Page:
And Gomez was the leader and was trying to keep the kids in the village together so they wouldn't have to go to away to school. And Tod was trying to help him.

 So Gomez was telling the authorities that Tod had gone to "The Yale" and was qualified to teach.

Anyway, you know the authorities actually had the nerve to ask Tod if he had a degree in education! LOL

However, not surprisingly at first, nobody asked Buz to teach because he had been educated in "The Hell's Kitchen". ( Later they offer offer him the primary grades. So he doesn't feel too left out.)

With all of the fighting and fisticuffs that the boys got into, it looks to me like Buz's education paid off more.

Robert Redford is in one, but it is kind of boring.  I read somewhere that Redford and Milner tested for the Tod role and Redford lost. The people in the teaching episode were actually Americans of Hispanic ancestry (to be pedantic).  It was obviously an American village that had lost population and no longer warranted a school of its own.  One feature in it was a debate in the state (New Mexico?) senate where a real senator made a speech to provide money so the school could continue.

Below is an imdb link for cast and crew.  Another imdb link also has the best descriptions of the episodes (short of Vautrin's).  There are a lot of "big" names on the list, but some of them were yet to be big.

https://www.imdb.com/title/tt0053534/fullcredits

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13 minutes ago, TheCid said:

Robert Redford is in one, but it is kind of boring.  I read somewhere that Redford and Milner tested for the Tod role and Redford lost. The people in the teaching episode were actually Americans of Hispanic ancestry (to be pedantic).  It was obviously an American village that had lost population and no longer warranted a school of its own.  One feature in it was a debate in the state (New Mexico?) senate where a real senator made a speech to provide money so the school could continue.

Below is an imdb link for cast and crew.  Another imdb link also has the best descriptions of the episodes (short of Vautrin's).  There are a lot of "big" names on the list, but some of them were yet to be big.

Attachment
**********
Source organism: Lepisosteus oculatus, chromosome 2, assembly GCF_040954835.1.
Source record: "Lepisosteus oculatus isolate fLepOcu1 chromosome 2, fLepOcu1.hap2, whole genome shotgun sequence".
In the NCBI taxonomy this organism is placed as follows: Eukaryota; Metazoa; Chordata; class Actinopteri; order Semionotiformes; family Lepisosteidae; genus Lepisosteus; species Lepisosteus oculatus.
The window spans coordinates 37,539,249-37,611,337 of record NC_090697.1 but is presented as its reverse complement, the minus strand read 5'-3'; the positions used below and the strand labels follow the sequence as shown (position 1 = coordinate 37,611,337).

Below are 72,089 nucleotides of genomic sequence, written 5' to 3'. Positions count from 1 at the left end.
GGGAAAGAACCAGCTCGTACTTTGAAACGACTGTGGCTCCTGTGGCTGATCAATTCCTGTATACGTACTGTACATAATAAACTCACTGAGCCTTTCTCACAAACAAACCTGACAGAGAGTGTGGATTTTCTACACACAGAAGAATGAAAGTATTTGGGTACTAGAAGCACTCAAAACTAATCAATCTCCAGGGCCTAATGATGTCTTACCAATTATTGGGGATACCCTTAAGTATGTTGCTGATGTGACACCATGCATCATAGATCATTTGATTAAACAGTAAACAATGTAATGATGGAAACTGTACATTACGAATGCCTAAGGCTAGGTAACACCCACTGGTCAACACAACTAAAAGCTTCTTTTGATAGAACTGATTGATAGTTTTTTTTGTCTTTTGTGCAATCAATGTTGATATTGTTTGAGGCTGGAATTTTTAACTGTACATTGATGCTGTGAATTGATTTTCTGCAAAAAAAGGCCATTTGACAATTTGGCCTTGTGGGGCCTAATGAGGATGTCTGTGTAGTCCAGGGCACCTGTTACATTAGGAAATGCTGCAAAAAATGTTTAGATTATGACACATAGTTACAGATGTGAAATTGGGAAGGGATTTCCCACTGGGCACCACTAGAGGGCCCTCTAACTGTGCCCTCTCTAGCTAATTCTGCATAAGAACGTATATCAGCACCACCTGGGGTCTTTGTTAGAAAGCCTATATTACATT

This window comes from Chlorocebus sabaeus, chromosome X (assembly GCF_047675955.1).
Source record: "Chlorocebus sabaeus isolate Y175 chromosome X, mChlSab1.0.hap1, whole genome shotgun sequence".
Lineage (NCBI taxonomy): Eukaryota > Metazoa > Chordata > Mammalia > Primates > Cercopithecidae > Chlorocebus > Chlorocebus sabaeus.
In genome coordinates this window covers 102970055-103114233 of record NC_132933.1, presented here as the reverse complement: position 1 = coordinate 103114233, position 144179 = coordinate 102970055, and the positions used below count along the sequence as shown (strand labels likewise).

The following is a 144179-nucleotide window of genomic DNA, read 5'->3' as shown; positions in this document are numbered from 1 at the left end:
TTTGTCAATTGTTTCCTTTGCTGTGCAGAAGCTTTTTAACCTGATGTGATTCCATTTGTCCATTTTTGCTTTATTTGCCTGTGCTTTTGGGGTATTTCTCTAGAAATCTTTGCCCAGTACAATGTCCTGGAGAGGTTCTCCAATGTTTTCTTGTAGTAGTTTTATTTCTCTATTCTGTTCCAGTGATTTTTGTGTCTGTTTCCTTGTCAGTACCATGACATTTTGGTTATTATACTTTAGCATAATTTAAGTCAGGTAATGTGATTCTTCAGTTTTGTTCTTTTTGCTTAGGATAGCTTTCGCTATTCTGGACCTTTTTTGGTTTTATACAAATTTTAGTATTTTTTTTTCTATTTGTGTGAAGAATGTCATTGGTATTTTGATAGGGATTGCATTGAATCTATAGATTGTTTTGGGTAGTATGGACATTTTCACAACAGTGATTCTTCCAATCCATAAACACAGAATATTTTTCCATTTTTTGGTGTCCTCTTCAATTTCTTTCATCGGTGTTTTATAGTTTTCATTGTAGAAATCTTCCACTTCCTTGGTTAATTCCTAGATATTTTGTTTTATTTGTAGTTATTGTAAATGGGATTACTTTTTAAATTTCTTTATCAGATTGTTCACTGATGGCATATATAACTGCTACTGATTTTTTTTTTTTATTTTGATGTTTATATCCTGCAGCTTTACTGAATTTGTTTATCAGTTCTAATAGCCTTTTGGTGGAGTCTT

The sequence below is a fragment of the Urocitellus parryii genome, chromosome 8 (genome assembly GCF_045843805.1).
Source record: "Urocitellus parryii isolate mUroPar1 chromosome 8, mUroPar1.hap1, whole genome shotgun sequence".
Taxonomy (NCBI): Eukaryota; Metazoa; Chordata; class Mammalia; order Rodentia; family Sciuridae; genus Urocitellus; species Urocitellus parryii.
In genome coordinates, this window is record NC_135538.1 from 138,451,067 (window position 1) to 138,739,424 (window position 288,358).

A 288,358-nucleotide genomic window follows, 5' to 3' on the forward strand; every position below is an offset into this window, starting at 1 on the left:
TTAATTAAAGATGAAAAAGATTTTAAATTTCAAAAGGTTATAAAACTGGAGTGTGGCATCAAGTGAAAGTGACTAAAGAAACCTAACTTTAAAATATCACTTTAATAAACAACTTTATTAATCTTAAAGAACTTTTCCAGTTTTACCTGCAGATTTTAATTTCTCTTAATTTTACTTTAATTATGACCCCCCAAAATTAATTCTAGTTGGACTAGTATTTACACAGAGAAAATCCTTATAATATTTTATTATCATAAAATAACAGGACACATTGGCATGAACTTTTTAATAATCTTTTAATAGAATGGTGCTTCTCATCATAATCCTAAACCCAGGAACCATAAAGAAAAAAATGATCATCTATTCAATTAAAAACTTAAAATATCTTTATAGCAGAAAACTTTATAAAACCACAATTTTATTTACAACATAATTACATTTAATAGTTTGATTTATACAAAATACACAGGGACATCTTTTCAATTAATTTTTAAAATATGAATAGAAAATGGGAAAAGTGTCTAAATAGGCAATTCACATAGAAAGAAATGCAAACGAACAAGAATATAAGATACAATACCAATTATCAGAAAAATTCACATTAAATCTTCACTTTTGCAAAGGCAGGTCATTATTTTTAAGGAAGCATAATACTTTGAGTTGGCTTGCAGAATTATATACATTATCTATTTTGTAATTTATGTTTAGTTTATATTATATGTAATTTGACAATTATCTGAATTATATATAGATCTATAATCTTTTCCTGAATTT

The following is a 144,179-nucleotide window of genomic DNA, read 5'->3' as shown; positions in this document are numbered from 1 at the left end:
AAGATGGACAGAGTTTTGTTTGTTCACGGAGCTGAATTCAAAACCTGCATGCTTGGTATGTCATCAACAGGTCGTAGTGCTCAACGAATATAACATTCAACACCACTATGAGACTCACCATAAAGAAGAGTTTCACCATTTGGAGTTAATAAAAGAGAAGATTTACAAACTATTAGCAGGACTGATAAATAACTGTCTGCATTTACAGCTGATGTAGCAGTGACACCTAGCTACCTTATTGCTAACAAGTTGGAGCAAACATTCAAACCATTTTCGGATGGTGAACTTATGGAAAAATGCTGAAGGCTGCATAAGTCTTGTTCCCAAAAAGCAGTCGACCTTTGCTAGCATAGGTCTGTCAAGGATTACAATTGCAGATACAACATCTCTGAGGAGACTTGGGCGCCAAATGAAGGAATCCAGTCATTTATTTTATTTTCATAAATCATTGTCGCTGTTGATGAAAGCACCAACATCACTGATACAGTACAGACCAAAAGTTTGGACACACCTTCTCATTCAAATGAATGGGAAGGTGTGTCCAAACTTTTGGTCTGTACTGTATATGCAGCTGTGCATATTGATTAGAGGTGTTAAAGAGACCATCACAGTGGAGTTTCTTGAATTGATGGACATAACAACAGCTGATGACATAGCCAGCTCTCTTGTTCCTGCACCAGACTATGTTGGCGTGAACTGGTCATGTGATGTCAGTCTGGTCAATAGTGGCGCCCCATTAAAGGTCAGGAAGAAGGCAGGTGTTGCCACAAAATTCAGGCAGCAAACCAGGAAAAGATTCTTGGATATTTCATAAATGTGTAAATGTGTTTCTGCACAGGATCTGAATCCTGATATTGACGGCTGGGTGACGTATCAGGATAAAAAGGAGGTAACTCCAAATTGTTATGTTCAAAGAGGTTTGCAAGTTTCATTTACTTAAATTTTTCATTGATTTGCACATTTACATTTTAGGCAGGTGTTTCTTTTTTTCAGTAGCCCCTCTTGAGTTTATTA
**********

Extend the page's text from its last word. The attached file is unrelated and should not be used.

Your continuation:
https://www.imdb.com/title/tt0053534/fullcredits

Cid-- of course, I knew that they were Americans, but where I come from that's simply the terminology that's used, because they prefer it that way.

You being pedantic is refreshing to me because people always tell me I'm too pedantic!  LOL

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19 hours ago, Princess of Tap said:

 This is great stuff, and Peter Graves is certainly somebody. But they promised Marty Milner that he'd get some support from some big stars. Are there no big stars in any of these episodes? Or maybe some up-and-coming actors like you always see on Perry Mason--

Like Robert Redford, Leonard Nimoy, Angie Dickinson, or Louise Fletcher just to name a few?

One of my favorite episodes is where Tod and Buz help these Mexican people in a Southwest Village and Thomas Gomez, who I believe was very well versed ( He had toured with the famous Lunt and Fontanne acting troupe.)  has this Pidgin accent.

And Gomez was the leader and was trying to keep the kids in the village together so they wouldn't have to go to away to school. And Tod was trying to help him.

 So Gomez was telling the authorities that Tod had gone to "The Yale" and was qualified to teach.

Anyway, you know the authorities actually had the nerve to ask Tod if he had a degree in education! LOL

However, not surprisingly at first, nobody asked Buz to teach because he had been educated in "The Hell's Kitchen". ( Later they offer offer him the primary grades. So he doesn't feel too left out.)

With all of the fighting and fisticuffs that the boys got into, it looks to me like Buz's education paid off more.

I think there were more up and coming stars who were still on the way up than old time movie stars, though they would appear on occasion. Most the guest stars were likely the usual suspect character actors who were in lots of TV shows of the time. I remember the episode with Gomez. While you can understand his problem, after he basically kidnapped Tod and Buz and commandeered their car I lost sympathy for him. Maybe Buz could have taught Switchblade/Zipgun 101. 

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4 hours ago, Vautrin said: